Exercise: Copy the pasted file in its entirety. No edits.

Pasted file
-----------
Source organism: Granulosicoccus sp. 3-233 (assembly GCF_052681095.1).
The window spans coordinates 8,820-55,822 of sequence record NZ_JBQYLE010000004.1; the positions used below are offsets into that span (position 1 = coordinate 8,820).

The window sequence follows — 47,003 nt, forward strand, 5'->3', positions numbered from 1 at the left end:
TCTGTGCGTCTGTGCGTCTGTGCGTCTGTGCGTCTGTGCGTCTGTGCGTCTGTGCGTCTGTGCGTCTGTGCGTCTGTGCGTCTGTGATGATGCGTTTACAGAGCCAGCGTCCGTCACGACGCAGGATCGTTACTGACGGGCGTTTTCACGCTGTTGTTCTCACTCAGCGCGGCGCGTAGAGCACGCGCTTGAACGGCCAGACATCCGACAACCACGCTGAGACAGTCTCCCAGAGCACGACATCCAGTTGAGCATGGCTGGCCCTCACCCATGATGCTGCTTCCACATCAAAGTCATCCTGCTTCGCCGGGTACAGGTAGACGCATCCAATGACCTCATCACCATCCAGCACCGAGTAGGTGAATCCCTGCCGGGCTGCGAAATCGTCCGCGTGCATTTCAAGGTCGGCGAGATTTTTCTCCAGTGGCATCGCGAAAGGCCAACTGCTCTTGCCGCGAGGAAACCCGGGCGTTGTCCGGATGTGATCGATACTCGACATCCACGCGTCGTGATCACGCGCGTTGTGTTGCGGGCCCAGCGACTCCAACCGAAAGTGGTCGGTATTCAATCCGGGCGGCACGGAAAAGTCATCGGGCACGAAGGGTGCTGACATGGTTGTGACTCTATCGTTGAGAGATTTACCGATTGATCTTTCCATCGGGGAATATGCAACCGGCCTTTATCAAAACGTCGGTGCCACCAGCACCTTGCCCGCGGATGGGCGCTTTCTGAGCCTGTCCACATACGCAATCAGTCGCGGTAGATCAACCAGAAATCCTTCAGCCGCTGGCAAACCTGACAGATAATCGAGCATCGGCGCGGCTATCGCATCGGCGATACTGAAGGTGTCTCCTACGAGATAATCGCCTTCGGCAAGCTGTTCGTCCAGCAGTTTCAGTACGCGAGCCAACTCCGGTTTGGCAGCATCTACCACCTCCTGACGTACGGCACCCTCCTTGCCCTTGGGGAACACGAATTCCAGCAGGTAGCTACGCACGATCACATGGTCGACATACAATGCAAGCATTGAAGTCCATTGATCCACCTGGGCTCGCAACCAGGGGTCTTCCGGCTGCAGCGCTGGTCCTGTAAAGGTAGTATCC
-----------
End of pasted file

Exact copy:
Source organism: Granulosicoccus sp. 3-233 (assembly GCF_052681095.1).
The window spans coordinates 8,820-55,822 of sequence record NZ_JBQYLE010000004.1; the positions used below are offsets into that span (position 1 = coordinate 8,820).

The window sequence follows — 47,003 nt, forward strand, 5'->3', positions numbered from 1 at the left end:
TCTGTGCGTCTGTGCGTCTGTGCGTCTGTGCGTCTGTGCGTCTGTGCGTCTGTGCGTCTGTGCGTCTGTGCGTCTGTGCGTCTGTGATGATGCGTTTACAGAGCCAGCGTCCGTCACGACGCAGGATCGTTACTGACGGGCGTTTTCACGCTGTTGTTCTCACTCAGCGCGGCGCGTAGAGCACGCGCTTGAACGGCCAGACATCCGACAACCACGCTGAGACAGTCTCCCAGAGCACGACATCCAGTTGAGCATGGCTGGCCCTCACCCATGATGCTGCTTCCACATCAAAGTCATCCTGCTTCGCCGGGTACAGGTAGACGCATCCAATGACCTCATCACCATCCAGCACCGAGTAGGTGAATCCCTGCCGGGCTGCGAAATCGTCCGCGTGCATTTCAAGGTCGGCGAGATTTTTCTCCAGTGGCATCGCGAAAGGCCAACTGCTCTTGCCGCGAGGAAACCCGGGCGTTGTCCGGATGTGATCGATACTCGACATCCACGCGTCGTGATCACGCGCGTTGTGTTGCGGGCCCAGCGACTCCAACCGAAAGTGGTCGGTATTCAATCCGGGCGGCACGGAAAAGTCATCGGGCACGAAGGGTGCTGACATGGTTGTGACTCTATCGTTGAGAGATTTACCGATTGATCTTTCCATCGGGGAATATGCAACCGGCCTTTATCAAAACGTCGGTGCCACCAGCACCTTGCCCGCGGATGGGCGCTTTCTGAGCCTGTCCACATACGCAATCAGTCGCGGTAGATCAACCAGAAATCCTTCAGCCGCTGGCAAACCTGACAGATAATCGAGCATCGGCGCGGCTATCGCATCGGCGATACTGAAGGTGTCTCCTACGAGATAATCGCCTTCGGCAAGCTGTTCGTCCAGCAGTTTCAGTACGCGAGCCAACTCCGGTTTGGCAGCATCTACCACCTCCTGACGTACGGCACCCTCCTTGCCCTTGGGGAACACGAATTCCAGCAGGTAGCTACGCACGATCACATGGTCGACATACAATGCAAGCATTGAAGTCCATTGATCCACCTGGGCTCGCAACCAGGGGTCTTCCGGCTGCAGCGCTGGTCCTGTAAAGGTAGTATCC